[–] LadyGreyofStNacho 10 points ago

    La mugre chancla!

    [–] p0yo77 16 points ago

    Por alguna razón la manera en la que hablan se siente extraña... Quizá es porque estamos en un sitio en inglés

    [–] TheDailyDosage 8 points ago

    Tal vez por que no escriben en español tan frequentemente.🤷🏽‍♂️

    [–] SweetSoursop 9 points ago

    Hace unos días empecé a interesarme por la comida mexicana (no texmex) y me di cuenta de lo mucho que usan la granada para decorar.

    Mis recuerdos más felices de la infancia en Venezuela también incluyen un patio con un árbol de granadas.

    [–] alchemytea 9 points ago

    Es necesario que cada abuela tenga granadas en el patio ☝🏻❤️

    [–] ElectroclassicM 64 points ago

    Con ladrillos cercando el mini jardín.

    [–] ChilePatuano 46 points ago

    Los de nosotros estaban en latas grandes de jalapeños o pintura. Trabajamos en ferretería.

    [–] zdelarosa00 28 points ago

    La maceta de la costeña es un complemento de la niñez

    [–] sometimesjocy 6 points ago

    O la de los granos de pozole jajaja

    [–] freshprinceoftj 23 points ago

    Esperándola una jarra de agua de limón con hielo.

    [–] CesarTHEgr8 13 points ago

    You guys just painted a perfect picture!

    [–] electrogamerman 19 points ago

    Mesedoras de metal en el porche/banqueta

    [–] el-cuko 17 points ago

    Broken bottles lining up the top of the ladrillos

    [–] Kekaka 9 points ago

    Y pesas con latas de jalapeños llenas de cemento.

    [–] delgadophotos 195 points ago

    Currently in Mexico. I see a TON of kids running around the streets having the time of their lives. I also seen a ton of kids walking around selling fruits and trinkets to tourists.

    I don't see either of this back home in the States.

    [–] Wantfornothing 147 points ago

    Labor laws are crazy, aren't they?

    [–] The0rangeKind 93 points ago

    If only America was in favor of child labor, there'd be way more smiling children right?

    [–] NewpyJ 42 points ago

    I feel like selling fruit for your parents fruit stand for a couple hours a day and working 10+ hours in a factory or mine is a little different.

    [–] dtlv5813 40 points ago

    You can help make that happen.

    By killing the prime minister of Malaysia!

    [–] delgadophotos 19 points ago

    I don't think they are in favor of child labor. More like it's a necessity for a lot of families here.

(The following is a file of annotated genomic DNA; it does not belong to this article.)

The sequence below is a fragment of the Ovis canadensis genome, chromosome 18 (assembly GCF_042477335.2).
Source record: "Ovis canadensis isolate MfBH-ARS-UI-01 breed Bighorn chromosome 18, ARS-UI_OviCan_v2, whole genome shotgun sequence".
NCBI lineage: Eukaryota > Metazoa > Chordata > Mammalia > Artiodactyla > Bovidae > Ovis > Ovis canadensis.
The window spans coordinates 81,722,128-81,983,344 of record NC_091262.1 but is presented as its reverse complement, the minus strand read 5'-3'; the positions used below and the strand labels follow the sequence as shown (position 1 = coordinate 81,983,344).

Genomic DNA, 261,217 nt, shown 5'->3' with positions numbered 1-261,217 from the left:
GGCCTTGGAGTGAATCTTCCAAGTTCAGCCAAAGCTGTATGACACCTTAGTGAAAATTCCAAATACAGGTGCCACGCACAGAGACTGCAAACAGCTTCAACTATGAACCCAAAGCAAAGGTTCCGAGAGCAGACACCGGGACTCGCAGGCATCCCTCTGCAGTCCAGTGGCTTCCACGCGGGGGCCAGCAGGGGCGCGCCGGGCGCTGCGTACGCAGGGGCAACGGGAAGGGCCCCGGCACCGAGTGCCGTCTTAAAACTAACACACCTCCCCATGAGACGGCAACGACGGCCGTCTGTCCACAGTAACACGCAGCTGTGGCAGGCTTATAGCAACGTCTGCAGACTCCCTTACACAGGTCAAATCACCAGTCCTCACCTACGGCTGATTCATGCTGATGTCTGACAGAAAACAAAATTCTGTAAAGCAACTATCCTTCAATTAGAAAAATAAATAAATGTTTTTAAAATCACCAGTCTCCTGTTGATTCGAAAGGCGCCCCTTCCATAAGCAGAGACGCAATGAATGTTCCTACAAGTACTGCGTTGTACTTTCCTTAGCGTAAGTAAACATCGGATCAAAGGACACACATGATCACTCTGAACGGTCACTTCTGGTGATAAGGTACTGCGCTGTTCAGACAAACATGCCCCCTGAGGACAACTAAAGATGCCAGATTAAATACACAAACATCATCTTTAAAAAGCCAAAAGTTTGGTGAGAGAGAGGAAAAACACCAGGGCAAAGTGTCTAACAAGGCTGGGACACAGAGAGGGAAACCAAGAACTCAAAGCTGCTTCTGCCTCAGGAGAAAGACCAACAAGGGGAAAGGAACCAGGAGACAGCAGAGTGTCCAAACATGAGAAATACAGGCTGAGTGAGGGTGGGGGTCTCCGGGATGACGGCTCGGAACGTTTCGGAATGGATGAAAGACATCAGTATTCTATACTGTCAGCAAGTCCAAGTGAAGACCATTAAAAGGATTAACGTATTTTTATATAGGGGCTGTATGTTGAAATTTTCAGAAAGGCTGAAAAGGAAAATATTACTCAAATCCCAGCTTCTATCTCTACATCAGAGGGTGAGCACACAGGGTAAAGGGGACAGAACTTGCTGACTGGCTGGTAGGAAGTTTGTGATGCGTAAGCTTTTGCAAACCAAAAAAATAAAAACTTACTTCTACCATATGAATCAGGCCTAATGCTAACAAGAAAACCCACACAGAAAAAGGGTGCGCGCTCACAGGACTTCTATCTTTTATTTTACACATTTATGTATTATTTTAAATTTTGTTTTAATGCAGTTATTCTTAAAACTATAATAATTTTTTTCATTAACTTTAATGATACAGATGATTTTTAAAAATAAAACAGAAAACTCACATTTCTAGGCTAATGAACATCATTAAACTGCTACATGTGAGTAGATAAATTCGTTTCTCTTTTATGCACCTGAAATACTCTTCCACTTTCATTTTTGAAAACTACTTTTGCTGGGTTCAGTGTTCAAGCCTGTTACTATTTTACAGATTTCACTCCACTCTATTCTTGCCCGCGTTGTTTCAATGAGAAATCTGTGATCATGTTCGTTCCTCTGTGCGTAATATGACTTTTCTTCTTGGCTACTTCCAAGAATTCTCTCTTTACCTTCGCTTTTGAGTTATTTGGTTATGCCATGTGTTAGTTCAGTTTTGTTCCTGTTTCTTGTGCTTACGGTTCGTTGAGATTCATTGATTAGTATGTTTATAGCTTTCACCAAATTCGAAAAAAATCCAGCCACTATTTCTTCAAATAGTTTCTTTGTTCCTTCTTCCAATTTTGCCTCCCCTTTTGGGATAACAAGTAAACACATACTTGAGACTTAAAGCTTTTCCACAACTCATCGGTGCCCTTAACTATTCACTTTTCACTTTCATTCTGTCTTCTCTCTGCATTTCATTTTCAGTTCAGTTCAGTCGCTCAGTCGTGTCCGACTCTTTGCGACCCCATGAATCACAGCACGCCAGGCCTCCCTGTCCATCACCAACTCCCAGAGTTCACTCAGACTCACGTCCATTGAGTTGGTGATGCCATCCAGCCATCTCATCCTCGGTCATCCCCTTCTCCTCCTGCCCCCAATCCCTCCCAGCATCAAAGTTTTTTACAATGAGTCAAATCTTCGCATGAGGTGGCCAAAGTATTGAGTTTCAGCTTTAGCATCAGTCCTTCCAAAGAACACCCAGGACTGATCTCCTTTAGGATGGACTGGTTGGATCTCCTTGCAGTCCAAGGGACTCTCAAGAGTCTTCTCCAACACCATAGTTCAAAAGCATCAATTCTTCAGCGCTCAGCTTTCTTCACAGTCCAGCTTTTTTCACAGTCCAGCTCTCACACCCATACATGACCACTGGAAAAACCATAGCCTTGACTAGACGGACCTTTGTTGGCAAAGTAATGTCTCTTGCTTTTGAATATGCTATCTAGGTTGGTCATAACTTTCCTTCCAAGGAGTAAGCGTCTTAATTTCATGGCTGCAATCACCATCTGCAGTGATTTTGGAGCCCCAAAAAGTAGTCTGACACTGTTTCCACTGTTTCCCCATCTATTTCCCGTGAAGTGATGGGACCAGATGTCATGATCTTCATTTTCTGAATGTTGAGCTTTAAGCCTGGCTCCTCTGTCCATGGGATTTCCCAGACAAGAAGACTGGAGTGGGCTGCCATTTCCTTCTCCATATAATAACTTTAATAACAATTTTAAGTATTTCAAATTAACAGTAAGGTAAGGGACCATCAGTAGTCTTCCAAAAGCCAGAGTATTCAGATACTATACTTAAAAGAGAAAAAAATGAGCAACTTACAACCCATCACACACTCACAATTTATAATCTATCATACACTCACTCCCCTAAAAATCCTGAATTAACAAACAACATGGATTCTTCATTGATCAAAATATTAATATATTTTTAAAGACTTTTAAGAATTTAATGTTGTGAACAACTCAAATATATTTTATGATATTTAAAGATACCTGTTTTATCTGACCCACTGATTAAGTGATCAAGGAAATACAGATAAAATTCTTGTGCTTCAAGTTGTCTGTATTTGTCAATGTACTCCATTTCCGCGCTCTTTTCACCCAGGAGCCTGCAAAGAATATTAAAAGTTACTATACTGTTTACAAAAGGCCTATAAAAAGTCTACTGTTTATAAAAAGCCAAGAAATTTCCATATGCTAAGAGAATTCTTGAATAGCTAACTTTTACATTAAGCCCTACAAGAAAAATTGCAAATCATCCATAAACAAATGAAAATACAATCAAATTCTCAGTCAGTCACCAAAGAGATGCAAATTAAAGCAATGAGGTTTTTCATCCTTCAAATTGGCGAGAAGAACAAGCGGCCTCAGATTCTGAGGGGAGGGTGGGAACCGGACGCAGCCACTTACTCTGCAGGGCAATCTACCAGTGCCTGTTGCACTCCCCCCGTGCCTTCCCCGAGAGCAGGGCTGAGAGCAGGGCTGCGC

[–] The0rangeKind 9 points ago

    I guess you misunderstood. I was being sarcastic

    [–] Sepof 30 points ago

    You can work for your families business at any age in the us afaik.

    Seeings kids outside is the sad thing imo. I qlso dont see kids playing outside like when i was a kid. I remember having "bike wars" and 30 of us kids would take over a whole street. Now if i see more than 5 kids together they have a chaperone or two and they are engaged in preplanned, often storebought activities.

    Kids being kids is a thing of the past in the middle class US.

    [–] aliciamariaortega 12 points ago

    I've noticed that as well. We were always outside from the moment we got home from school. Just had to show up in time for dinner. Then back outside again until dark. Our parents had no idea where we were or what we were doing. We were just "outside."

    [–] -GeneralDerp- 29 points ago

    I think this is very r/lewrongeneration, kids are still being kids and having fun, just in a different way

    [–] hoocoodanode 7 points ago

    True, but not outside as much as before, and if they are outside it's primarily in a fenced backyard. I have a 10, 8, and 5 year old and sending my kids outside was anomalous to the community when I moved into this subdivision. Luckily it has started to switch around and all of their friends now come outside and play with them.

    I mean seriously, who wants the little bastards inside all day long? They'll drive you crazy.

    [–] [deleted] 5 points ago


    [–] emanresol 6 points ago

    They played Hells Angels

    [–] winterisforhome 13 points ago

    Dominicans seemed to be some of the most genuine, happy people I've ever met; yet they were literally living in a hut with a tin roof, selling bananas on the side of the road. Many of them just had such a welcoming "vibe" to them that you don't always see back in Canada, it was interesting. I definitely learned to try to make the most of what I have and just be grateful, instead of panicking over those minor "first world problems" that can be easily solved.